Actually, Wednesday morning started with another in the series of Tech City Breakfasts at Number 10. In these days of austerity there is no actual food but the range and quality of people present make up for it. Rohan (who swears rumours of his departure were exaggerated) was in the lead, marshalling people who would say nice things about the absolute importance of Number 10 in the Tech City story. The networking was, of course, why everyone was there and I chatted to Russell the Cisco dude, Sherry, Judith, Jude, Glenn and Baron Eric. Towards the end, a breathless David Halpern turned up, made a beeline for me and suggested we needed to meet again soon because he had been thinking about our Assisted Living programme and wanted to learn more!
A short walk took me to the Institute of Directors for a meeting of the Emerging Technologies and Industries Steering Group. This was an important meeting, partly because we were explaining what we were doing as a result of the analysis they guided, and partly because it was time for a personnel refresh of the Group. Development Man had brought in some friends to explain our planned activities in Synthetic Biology, Energy Harvesting and Energy Efficient Computing and it mainly went well – the only sticky moment was when Andy Hopper decided to take a pop at EPSRC for only listening to the feedback they wanted. The presenters made the basic mistake (which I am sensitised to from the Governing Board interactions) of forgetting to check and set the expectations and knowledge level of the audience before presenting.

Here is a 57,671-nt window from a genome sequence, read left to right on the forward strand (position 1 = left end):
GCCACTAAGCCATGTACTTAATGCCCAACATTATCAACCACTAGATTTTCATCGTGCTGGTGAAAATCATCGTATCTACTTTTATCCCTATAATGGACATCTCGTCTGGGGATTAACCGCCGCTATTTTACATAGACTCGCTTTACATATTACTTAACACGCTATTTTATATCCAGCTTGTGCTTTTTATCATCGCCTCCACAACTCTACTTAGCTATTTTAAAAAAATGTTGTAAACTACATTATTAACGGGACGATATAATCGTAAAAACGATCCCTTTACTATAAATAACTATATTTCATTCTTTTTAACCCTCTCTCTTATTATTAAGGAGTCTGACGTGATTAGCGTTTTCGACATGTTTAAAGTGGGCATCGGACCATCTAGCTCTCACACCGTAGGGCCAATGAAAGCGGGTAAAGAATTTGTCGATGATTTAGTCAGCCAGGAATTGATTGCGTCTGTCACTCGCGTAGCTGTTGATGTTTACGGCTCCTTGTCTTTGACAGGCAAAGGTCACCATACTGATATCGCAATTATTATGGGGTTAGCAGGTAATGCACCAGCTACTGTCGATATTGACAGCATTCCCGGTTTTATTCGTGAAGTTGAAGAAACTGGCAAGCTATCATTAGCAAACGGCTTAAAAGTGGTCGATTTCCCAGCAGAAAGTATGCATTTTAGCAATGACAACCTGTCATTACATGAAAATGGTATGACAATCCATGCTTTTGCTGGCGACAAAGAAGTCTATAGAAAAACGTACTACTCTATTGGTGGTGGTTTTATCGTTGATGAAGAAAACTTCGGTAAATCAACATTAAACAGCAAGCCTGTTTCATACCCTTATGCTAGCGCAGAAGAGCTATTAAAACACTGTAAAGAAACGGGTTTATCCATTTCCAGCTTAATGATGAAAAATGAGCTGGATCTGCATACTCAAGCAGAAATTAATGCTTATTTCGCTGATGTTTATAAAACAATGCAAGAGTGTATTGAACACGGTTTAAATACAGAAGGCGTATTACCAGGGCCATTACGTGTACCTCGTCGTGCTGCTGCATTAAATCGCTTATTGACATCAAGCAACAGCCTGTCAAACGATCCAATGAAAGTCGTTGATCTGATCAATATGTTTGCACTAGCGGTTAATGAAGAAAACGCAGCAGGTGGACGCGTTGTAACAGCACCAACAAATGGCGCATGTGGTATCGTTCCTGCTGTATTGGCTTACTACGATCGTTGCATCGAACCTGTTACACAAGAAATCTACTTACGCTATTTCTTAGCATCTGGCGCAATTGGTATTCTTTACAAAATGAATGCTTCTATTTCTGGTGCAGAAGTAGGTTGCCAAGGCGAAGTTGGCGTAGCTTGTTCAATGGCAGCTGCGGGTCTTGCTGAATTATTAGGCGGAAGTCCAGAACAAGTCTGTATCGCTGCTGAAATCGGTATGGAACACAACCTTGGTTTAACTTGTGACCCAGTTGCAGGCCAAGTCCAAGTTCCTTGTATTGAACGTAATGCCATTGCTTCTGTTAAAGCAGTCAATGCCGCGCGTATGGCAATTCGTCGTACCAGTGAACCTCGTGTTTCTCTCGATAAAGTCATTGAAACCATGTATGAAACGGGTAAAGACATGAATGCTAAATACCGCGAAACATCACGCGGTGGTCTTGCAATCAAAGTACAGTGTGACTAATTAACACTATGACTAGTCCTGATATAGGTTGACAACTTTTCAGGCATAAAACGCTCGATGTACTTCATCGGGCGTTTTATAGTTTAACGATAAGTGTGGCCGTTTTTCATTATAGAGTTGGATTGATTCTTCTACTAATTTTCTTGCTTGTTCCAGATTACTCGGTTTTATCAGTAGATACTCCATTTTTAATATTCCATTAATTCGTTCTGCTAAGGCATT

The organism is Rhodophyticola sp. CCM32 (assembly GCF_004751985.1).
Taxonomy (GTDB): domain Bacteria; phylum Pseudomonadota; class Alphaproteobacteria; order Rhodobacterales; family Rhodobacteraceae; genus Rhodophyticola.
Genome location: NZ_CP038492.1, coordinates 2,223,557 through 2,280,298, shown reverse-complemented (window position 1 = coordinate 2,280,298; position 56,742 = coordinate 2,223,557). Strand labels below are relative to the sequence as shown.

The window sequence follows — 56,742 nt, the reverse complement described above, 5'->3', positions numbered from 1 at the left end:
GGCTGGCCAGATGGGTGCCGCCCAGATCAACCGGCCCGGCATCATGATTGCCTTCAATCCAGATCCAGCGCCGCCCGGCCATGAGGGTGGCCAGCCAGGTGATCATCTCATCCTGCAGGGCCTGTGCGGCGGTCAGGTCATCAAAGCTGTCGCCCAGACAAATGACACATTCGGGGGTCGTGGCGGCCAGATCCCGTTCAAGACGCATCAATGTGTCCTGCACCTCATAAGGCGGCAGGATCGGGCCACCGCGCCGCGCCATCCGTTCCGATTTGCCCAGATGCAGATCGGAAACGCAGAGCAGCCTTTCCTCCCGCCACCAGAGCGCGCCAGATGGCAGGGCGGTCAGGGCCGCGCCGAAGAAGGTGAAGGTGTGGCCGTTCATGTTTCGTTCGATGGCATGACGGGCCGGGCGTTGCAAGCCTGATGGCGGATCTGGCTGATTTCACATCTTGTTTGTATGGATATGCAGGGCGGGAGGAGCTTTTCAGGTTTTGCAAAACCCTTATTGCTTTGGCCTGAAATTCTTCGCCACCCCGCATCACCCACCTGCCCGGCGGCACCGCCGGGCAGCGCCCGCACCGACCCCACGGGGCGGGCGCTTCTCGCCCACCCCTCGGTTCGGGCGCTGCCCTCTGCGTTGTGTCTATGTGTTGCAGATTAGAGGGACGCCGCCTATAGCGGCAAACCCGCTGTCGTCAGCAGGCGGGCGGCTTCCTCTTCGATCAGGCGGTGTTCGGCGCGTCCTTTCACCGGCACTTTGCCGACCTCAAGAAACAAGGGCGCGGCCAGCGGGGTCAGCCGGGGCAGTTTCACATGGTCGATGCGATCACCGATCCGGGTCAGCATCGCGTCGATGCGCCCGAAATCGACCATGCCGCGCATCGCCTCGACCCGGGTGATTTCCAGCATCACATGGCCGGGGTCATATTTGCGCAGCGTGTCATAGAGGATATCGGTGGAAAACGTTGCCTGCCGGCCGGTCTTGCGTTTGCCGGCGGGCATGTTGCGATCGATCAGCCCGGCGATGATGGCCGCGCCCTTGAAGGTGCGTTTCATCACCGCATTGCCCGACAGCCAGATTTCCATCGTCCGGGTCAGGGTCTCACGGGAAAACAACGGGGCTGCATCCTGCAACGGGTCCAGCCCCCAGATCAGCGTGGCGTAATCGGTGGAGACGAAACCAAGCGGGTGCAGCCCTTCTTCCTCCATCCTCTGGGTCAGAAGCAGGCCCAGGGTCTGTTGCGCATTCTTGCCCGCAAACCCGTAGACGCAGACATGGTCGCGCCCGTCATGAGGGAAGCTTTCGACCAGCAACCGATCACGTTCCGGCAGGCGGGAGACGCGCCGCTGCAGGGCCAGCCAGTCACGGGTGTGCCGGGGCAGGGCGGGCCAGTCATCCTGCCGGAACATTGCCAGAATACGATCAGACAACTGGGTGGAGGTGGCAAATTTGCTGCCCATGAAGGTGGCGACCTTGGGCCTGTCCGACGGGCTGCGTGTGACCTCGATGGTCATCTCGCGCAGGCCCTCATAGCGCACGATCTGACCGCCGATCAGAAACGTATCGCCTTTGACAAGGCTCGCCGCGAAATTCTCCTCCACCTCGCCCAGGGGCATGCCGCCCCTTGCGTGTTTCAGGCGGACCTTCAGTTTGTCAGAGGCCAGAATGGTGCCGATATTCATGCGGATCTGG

Then I got a chance to get back to the DALLAS assessment – missing lunch on the way! I heard the Scottish proposal (workmanlike and spotted with neat ideas) and the Torbay proposal (curiously uninspiring and with a suspiciously large amount of money spent on technology!). It is worthy of note that the addition of the “co-“ prefix has now reached epidemic proportions, with much co-design, co-creation and so on. I am beginning to wonder if it is co-jones or co-ndescension!